Oak Bay actor develops Earthworm sensibilities

Kaleidoscope Theatre brings James and the Giant Peach at McPherson Playhouse Nov. 12 and 13

Oak Bay actor Jarod Crockett performs with Kaleidoscope theatre in James and the Giant Peach Nov. 12 and 13.

Oak Bay actor Jarod Crockett performs with Kaleidoscope theatre in James and the Giant Peach Nov. 12 and 13.

Oak Bay actor Jarod Crockett is cultivating his movements and tone to become the earthworm in the coming production of James and the Giant Peach. It’s not easy to be Earthworm.

“I haven’t quite gotten the hang of it yet,” admits the Canadian College of Performing Arts graduate. “I’m still trying to work out the physicality and the voice.”

Kaleidoscope Theatre presents Roald Dahl’s classic children’s story, directed by Roderick Glanville, Nov. 12 and 13.

“(Earthworm is) kind of a downer. Life’s hard for this guy … but of course it’s children’s theatre so everything’s heightened,” Crockett says. “It’s a really energetic, upbeat – Earthworm notwithstanding – show about overcoming obstacles and finding confidence in yourself, and that the designer and the creative team have brought the classic story to life in a very unique and exciting way, and on an impressive scale.”

When James is sent to live with his aunts he longs for a real family and discovers a magical peach inhabited by fantastical creatures. With Grasshopper, Ladybug, Centipede, Spider and Earthworm, James embarks on an extraordinary adventure.

A talented cast of seasoned actors – professional Vancouver-based Valerie Sing Turner, Victoria’s own Ingrid Moore, Jane Gaudet, Andrew Lynch, Sarah Murphey, Crockett and Daniel Yaxley as James – weave the tale.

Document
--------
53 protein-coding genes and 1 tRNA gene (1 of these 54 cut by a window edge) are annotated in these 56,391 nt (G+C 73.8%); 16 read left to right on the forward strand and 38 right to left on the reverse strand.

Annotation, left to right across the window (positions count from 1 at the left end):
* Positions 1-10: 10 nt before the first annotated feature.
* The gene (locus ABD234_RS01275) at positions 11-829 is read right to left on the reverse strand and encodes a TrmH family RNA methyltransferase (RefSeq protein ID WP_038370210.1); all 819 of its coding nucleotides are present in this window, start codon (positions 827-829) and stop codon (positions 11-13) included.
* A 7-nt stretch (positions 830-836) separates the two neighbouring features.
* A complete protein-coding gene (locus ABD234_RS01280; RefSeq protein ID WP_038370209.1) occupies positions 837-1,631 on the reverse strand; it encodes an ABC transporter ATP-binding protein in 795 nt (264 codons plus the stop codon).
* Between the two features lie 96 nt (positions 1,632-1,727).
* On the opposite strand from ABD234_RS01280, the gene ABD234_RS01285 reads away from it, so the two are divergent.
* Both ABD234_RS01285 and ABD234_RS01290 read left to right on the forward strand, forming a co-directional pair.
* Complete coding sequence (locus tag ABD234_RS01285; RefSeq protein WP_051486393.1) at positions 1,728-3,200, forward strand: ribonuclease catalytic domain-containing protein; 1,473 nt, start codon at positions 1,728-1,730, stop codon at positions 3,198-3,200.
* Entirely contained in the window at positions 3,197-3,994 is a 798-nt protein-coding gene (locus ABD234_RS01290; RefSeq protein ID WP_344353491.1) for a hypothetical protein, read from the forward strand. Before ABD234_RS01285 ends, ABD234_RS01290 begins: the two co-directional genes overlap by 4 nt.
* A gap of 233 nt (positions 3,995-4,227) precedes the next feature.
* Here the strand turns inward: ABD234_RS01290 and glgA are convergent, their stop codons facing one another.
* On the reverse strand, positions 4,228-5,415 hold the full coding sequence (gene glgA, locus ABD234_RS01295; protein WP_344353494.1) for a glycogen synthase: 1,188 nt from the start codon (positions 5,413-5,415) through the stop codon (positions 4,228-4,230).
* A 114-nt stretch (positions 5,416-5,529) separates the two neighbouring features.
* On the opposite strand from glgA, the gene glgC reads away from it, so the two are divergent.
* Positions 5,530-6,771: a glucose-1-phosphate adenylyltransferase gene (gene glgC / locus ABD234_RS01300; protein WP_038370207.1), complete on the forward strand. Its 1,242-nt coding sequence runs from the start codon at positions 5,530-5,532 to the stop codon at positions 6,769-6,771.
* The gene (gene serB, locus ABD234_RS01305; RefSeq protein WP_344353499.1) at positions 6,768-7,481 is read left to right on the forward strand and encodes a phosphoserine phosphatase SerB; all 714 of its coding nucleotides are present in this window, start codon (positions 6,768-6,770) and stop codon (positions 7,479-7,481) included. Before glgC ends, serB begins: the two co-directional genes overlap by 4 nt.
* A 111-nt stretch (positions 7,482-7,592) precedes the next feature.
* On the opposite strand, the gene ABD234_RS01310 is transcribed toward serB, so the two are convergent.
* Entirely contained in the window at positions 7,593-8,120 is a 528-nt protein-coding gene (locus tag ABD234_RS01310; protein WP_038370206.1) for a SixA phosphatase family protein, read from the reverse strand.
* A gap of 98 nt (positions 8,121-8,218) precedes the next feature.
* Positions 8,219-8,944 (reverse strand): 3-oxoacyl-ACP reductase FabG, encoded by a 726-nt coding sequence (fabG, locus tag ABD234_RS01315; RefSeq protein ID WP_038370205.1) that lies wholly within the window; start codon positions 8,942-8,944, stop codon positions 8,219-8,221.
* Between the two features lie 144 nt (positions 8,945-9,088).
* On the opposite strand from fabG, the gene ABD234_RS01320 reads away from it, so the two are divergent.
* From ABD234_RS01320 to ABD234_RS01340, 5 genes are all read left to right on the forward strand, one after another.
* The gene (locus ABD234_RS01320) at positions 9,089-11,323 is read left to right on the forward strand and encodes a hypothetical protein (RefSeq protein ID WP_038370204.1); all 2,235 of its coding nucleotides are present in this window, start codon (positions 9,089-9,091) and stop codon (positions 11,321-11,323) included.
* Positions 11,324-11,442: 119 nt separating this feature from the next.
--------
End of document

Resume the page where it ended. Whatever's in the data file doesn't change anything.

Crockett worked with Glanville, also Kaleidoscope’s artistic director, in last season’s CCPA production of Great Expectations. “I love how open he is to suggestions and happy accidents,” he said.

“He has a great sense of humour and cultivates a really fun, relaxed rehearsal environment, and I think personally that when you are having a good time in the process of putting together a show, the ease and joy of that comes through to the final product, and the show is more fun to watch.”

Kaleidoscope aims to create original, innovative and relevant theatre experiences that stimulate and inspire young people.

“The scope of this production is really impressive,” Crockett said, even as the gigantic peach was still under construction.

The show provides a range of creative possibilities for Kaleidoscope’s seasoned design team, including original music, mask, puppets, shadow play, large scale set.

See James and the Giant Peach at McPherson Playhouse Nov. 12 and 13. Buy tickets at www.rmts.bc.ca or in person at the McPherson box office.

 

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